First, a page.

Kimberly Greene Angle
I grew up on a small farm in Powder Springs, Georgia. We lived on a sandy dirt lane, and we had some chickens and three cows. Once we had a horse, but it bucked off my older sister—so that was the end of horses. My sisters, brother, and I have fond memories of gathering fresh eggs, being chased by cows, exploring swamps, and picking ripe strawberries that my mom would make into preserves in the firecracker-hot kitchen of a Georgia summer. My grandparents lived on a small farm next to ours, and my grandmother would also make true Southern meals with fresh vegetables from my granddad’s garden.
My dad was also a significant figure in my childhood. Dad is always living life on the adventurous side—skydiving, scuba diving, hot-air balloon flying—and he taught me about living into possibility and faith. My mom immigrated to the U.S. at the age of fourteen from the Netherlands. So, on this side, I am a first-generation American—living out the American dream of my grandparents who left everything behind to come to this country after experiencing the atrocities of World War II. I was raised Southern Baptist and still rely on my faith and deep knowledge of the Bible in my writing and daily living.
One of the most significant aspects of my childhood was living on twenty acres of woods and pasture in a rural setting. The land taught me so much about beauty, life, and spirituality. Along with my paternal Scottish and maternal Dutch ancestors, there are a few drops of Cherokee blood in the family tree on my dad’s side—and I sometimes wonder if my love for nature and the land comes from my Cherokee forebears. Either way, if I trace the taproot of my writing career it doesn’t begin with pencil and paper—it begins with golden sunsets sinking behind pine trees, green hardwood forests, a big rock at the edge of the woods overlooking a lake, the chants and chirps of crickets and frogs, the calls of whip-poor-wills heard from front porches—and the deep emotion and reverence I felt for it all. One of my first impulses to write came from my desire to capture the intense beauty I found in nature and my need to express the love I felt for it all.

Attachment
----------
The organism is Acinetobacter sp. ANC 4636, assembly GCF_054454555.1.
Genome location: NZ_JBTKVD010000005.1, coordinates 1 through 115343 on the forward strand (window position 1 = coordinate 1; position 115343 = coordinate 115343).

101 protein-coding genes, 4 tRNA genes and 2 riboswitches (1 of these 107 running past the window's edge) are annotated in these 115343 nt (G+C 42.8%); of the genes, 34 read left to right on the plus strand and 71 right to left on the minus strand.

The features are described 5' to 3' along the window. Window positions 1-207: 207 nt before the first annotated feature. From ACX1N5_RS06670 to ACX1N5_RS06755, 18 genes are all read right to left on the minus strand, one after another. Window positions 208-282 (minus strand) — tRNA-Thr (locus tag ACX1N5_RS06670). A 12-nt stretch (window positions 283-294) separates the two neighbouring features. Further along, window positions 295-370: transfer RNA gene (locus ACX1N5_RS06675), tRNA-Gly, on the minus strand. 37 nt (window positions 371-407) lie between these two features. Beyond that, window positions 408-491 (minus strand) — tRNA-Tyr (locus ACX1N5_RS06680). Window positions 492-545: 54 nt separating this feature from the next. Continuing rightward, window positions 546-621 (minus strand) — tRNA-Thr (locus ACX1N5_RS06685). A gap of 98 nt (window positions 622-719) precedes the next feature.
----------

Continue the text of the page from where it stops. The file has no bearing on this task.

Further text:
Another significant milestone in my writing journey came when my grandmother gave me a real diary—complete with a little lock and key—for my thirteenth birthday. Into these pages I poured out my joys and loves and dreams and, of course, the inevitable pains of life. I have been keeping a journal ever since. I also remember waking up on Saturday mornings and writing poems and doing well on my papers in high school, and my friends telling me that I should be a writer. My deep friendships—especially with my best friend, Linda—have been a constant subject and source of inspiration in my writing. My stepmother, Nena, also encouraged and helped me to follow my dreams in so many ways.
My love of words led me to major in English at Mercer University—where I met Marshall Angle, who became another best friend, then my boyfriend, and, after we graduated, my husband. I went on to earn a master’s degree in English at Georgia State University. After this stint in studying great literature, I realized that my true dream was to create some literature of my own. So, with the support of my husband, family, and friends, I began writing articles, essays, and short stories. Later I tried my hand at novels and children’s literature. Some were published, others weren’t. Some won awards, others didn’t. Such is the way of writers. I read once that a writer writes a thousand words for every hundred words published. That may seem like a lot of wasted time and effort, but I’ve found that those thousands of unpublished words are important—they are the training ground, the proving ground for what comes next. The most important thing I did as a writer was to simply keep writing into the faith that God had given me the desire to say something into the world—something that was good and worthy—and that He would help me to say it.
Along the way, I became the mother of a son and a daughter—Lochlan and Elaina—the purest sources of happiness in my life. My children have inspired my writing—especially my children’s literature. They have also taught me whole new dimensions of the meanings of love, fear, hope, dreams, and joy.
After writing and raising my children for about ten years, I began my doctoral work at the University of South Carolina. There I attained a Ph.D. in composition and rhetoric with an emphasis in creative writing. Now I teach creative writing at Montreat College—a beautiful college nestled in the midst of mountains in North Carolina, where I live with my husband and children and our dog, Josie Bean.
One of my favorite books about writing is Brenda Ueland’s If You Want to Write. I highly recommend it to any aspiring writer. Along with Ueland, I believe that “everybody is “talented, original, and has something important to say.” It’s simply up to you to believe it for yourself and to work, work, work at getting it right. Words are powerful. They have the potential to change minds and hearts and, thus, the world. So, if you have the dream, begin writing today. Then write some more. And, no matter what, keep writing.
Kimberly Greene Angle
FSG Books for Young Readers
Farrar, Straus and Giroux (BYR)
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